#1 – Though I’m overweight, I’m under nourished. As a child of the 80s and 90s, when I focus on losing weight, it is as if I have a calorie and fat counting app that I can’t seem to delete from my brain. Even when I intend to lose weight through healthy lifestyle changes, I find that I end up monitoring my eating choices at least partially based on calories and fat grams. This means, I may say no to super-nourishing foods like avocado or coconut oil. Ironically, avoiding these high-calorie health foods not only robs my body of incredible things I need to flourish, but it also means that I will be much more likely to veer from my intentions to eat healthfully because I will end up feeling hungry and unsatisfied. That’s why this year, I want to focus on providing my body the best nourishment possible through nutrient-rich, non-processed whole foods.
My plan is to eat abundantly, keeping my choices as close to their unprocessed, natural state as possible and asking myself if something will truly nourish my body before taking my first bite. If I tell myself I’m not trying to lose weight, I will enjoy myself more on this nutrient-dense journey and end up feeling more satisfied while accomplishing my goal of staying away from the foods that are dragging me down and filling me out.
#2 – “Losing weight” triggers negative images, thoughts and feelings. Overeating and making unhealthy food choices are often fueled by negative emotions such as stress, anxiety, guilt, shame and worry. Not only do restrictive diets deprive us of our familiar, go-to coping mechanisms of feel-good comfort food, but they also trigger even more negative emotions and unhelpful concepts related to “ideal” physical beauty, dieting anxiety and self-criticism.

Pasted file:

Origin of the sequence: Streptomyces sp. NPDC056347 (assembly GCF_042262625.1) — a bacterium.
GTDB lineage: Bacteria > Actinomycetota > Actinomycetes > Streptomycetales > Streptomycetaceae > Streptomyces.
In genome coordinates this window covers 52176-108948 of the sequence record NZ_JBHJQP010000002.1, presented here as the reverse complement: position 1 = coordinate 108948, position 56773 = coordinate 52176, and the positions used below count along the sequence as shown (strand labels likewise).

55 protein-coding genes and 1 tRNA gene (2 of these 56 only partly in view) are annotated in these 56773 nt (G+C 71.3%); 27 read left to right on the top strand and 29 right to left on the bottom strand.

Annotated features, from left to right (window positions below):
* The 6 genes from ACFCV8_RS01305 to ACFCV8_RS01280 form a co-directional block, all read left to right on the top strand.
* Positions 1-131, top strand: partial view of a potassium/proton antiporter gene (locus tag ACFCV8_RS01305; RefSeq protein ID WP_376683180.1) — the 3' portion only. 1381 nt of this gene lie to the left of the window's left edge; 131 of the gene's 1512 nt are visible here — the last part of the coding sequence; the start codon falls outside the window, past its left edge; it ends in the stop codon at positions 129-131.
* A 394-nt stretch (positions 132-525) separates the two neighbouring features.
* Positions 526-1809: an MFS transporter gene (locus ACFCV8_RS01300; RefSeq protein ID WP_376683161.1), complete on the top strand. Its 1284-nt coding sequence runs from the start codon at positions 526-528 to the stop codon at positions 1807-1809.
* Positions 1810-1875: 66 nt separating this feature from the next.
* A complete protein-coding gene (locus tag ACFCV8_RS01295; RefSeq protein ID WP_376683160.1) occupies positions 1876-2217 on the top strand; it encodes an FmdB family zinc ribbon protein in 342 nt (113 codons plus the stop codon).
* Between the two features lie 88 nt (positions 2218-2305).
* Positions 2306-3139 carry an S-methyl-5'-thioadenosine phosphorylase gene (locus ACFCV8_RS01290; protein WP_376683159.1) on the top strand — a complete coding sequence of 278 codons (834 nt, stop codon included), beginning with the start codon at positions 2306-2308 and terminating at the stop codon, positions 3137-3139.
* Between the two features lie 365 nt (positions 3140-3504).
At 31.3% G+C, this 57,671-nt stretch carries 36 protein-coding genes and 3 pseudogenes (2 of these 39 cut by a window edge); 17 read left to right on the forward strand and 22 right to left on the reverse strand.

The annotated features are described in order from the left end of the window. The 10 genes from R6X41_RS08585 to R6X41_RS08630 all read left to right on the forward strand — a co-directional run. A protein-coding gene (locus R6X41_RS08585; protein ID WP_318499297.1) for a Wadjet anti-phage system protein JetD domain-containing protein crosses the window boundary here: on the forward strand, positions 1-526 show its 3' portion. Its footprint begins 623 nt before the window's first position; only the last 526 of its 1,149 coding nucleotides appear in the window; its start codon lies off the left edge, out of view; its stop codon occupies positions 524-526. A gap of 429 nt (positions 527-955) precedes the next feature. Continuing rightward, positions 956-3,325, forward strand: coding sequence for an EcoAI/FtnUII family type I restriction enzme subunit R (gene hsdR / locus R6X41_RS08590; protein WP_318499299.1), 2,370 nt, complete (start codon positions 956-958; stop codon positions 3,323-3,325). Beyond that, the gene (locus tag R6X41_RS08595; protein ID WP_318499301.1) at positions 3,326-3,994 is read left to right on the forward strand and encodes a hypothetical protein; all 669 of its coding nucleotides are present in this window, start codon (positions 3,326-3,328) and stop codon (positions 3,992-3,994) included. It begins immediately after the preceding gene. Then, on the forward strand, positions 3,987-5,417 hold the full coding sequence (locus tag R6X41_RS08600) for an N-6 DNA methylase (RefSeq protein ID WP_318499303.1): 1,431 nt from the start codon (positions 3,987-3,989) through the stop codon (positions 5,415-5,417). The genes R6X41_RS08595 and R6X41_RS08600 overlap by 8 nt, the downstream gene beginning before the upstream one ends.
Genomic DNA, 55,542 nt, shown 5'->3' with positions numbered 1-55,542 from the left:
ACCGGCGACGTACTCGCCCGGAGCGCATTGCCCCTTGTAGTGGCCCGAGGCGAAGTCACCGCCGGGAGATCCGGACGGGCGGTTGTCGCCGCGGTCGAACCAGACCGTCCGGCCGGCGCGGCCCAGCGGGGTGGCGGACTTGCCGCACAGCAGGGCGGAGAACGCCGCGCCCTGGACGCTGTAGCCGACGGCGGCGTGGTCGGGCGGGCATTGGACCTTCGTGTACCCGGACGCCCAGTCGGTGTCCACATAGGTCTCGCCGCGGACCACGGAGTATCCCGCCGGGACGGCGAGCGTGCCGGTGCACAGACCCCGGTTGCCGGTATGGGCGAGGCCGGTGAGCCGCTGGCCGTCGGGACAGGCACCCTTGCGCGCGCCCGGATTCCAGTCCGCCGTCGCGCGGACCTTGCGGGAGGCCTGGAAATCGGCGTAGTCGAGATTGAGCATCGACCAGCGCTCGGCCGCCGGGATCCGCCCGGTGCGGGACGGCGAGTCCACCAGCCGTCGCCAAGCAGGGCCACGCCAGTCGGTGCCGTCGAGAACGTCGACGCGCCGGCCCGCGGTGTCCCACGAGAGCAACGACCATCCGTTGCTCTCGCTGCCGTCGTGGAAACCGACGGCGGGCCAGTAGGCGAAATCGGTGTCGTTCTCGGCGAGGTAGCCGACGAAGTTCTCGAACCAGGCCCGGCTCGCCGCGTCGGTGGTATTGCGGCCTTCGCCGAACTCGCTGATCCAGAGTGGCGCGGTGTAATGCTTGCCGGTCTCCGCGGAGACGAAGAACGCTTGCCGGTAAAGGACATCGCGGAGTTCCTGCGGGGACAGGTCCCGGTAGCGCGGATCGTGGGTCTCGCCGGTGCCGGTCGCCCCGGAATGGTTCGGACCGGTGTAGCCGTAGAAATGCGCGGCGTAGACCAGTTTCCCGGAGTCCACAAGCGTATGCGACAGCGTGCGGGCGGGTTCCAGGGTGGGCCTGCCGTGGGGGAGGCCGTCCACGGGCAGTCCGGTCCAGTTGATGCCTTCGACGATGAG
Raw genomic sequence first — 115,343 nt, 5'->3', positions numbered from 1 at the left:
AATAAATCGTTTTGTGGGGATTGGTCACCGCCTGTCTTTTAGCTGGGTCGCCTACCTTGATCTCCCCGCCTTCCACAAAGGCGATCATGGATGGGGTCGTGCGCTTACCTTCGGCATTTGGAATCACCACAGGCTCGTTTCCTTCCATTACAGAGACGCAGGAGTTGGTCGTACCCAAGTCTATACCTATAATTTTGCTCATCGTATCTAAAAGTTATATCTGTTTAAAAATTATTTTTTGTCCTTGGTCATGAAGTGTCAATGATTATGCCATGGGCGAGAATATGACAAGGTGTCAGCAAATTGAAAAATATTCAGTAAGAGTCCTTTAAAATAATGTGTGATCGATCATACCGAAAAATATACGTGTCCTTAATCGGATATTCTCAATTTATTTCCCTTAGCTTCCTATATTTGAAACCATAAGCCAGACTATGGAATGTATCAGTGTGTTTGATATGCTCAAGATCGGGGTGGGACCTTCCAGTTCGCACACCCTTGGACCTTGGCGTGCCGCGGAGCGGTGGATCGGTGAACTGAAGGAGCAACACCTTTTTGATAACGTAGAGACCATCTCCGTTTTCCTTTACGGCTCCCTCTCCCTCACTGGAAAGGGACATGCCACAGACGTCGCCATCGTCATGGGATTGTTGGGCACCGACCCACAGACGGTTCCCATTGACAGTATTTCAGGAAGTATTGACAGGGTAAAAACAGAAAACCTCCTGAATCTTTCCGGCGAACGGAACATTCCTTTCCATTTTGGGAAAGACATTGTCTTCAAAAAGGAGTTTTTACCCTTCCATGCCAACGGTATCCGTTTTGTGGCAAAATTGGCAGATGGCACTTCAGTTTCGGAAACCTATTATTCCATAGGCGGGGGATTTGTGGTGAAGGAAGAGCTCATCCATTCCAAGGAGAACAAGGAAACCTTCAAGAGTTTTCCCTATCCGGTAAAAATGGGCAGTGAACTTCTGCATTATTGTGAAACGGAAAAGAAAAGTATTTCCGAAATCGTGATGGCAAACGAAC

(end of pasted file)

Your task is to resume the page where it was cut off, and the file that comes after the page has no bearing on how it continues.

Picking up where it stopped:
Instead of enjoying my body, having fun with fashion and celebrating who I am, I’m worried about what people are thinking, anxious for when I’m going to fit into my “skinny” clothes and zeroed in on how my butt/tummy/thighs look when I could be meditating on the beautiful day at the park or enjoying my little boy’s beaming smile as he reaches out to tickle my belly. At the end of the day, if my goal is to become as healthy as possible by eating nutrionally dense food, I can avoid these negative thoughts and feelings regarding my weight and find the on-ramp to making healthy choices. I won’t be so tempted to reach for that sugary milk chocolate bar, fast food mystery burger or over-processed glazed donut to relieve the stress complex of trying to lose weight as a remedy for feeling bad about myself. It’s true, I may very well be healthier at a lower weight, but I am going to courageously let nutrition guide the way instead of the numbers on the scale, low self esteem, unrealistic Photoshopped models and cultural dieting propaganda.
#3 – I just went on a plus-sized shopping spree. It sounds counter intuitive, doesn’t it? Let me explain. When I’ve packed on some extra pounds in the past, I used to feel so ashamed of my weight that I would avoid buying new clothes to flatter my fuller body. Whether it was because I thought I would look terrible in anything, felt embarrassed to shop in the plus-sized section or feared the letdown of not being able to zip up the largest pair of jeans a store carried, I couldn’t bring myself to take the time to find clothes that looked nice on me. What’s worse, I would end up feeling so bad about myself that I would gradually stop doing my make up and styling my hair.
I felt like nothing could hide how bad I looked.
My self worth has grown by leaps and bounds since then and this time around, I’m facing those unhealthy, self-degrading patterns head on by investing in a comfortable and stylish wardrobe that fits well and that I feel proud to wear.